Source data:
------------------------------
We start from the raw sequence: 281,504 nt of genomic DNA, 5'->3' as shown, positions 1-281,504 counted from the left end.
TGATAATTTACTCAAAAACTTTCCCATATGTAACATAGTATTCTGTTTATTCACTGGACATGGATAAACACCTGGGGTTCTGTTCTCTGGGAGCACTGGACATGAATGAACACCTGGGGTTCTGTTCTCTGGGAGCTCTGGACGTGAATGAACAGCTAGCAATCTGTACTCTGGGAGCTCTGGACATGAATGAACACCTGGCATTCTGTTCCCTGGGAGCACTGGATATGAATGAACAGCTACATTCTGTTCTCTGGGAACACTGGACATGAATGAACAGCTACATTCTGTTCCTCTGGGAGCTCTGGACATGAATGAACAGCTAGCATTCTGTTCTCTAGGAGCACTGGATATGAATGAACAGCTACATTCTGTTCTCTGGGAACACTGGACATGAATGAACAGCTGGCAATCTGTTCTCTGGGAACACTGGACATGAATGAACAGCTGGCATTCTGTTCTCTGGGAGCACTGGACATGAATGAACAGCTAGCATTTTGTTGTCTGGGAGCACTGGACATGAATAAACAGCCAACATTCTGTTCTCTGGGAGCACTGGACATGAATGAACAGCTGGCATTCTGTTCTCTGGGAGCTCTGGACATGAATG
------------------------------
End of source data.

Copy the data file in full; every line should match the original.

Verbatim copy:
We start from the raw sequence: 281,504 nt of genomic DNA, 5'->3' as shown, positions 1-281,504 counted from the left end.
TGATAATTTACTCAAAAACTTTCCCATATGTAACATAGTATTCTGTTTATTCACTGGACATGGATAAACACCTGGGGTTCTGTTCTCTGGGAGCACTGGACATGAATGAACACCTGGGGTTCTGTTCTCTGGGAGCTCTGGACGTGAATGAACAGCTAGCAATCTGTACTCTGGGAGCTCTGGACATGAATGAACACCTGGCATTCTGTTCCCTGGGAGCACTGGATATGAATGAACAGCTACATTCTGTTCTCTGGGAACACTGGACATGAATGAACAGCTACATTCTGTTCCTCTGGGAGCTCTGGACATGAATGAACAGCTAGCATTCTGTTCTCTAGGAGCACTGGATATGAATGAACAGCTACATTCTGTTCTCTGGGAACACTGGACATGAATGAACAGCTGGCAATCTGTTCTCTGGGAACACTGGACATGAATGAACAGCTGGCATTCTGTTCTCTGGGAGCACTGGACATGAATGAACAGCTAGCATTTTGTTGTCTGGGAGCACTGGACATGAATAAACAGCCAACATTCTGTTCTCTGGGAGCACTGGACATGAATGAACAGCTGGCATTCTGTTCTCTGGGAGCTCTGGACATGAATG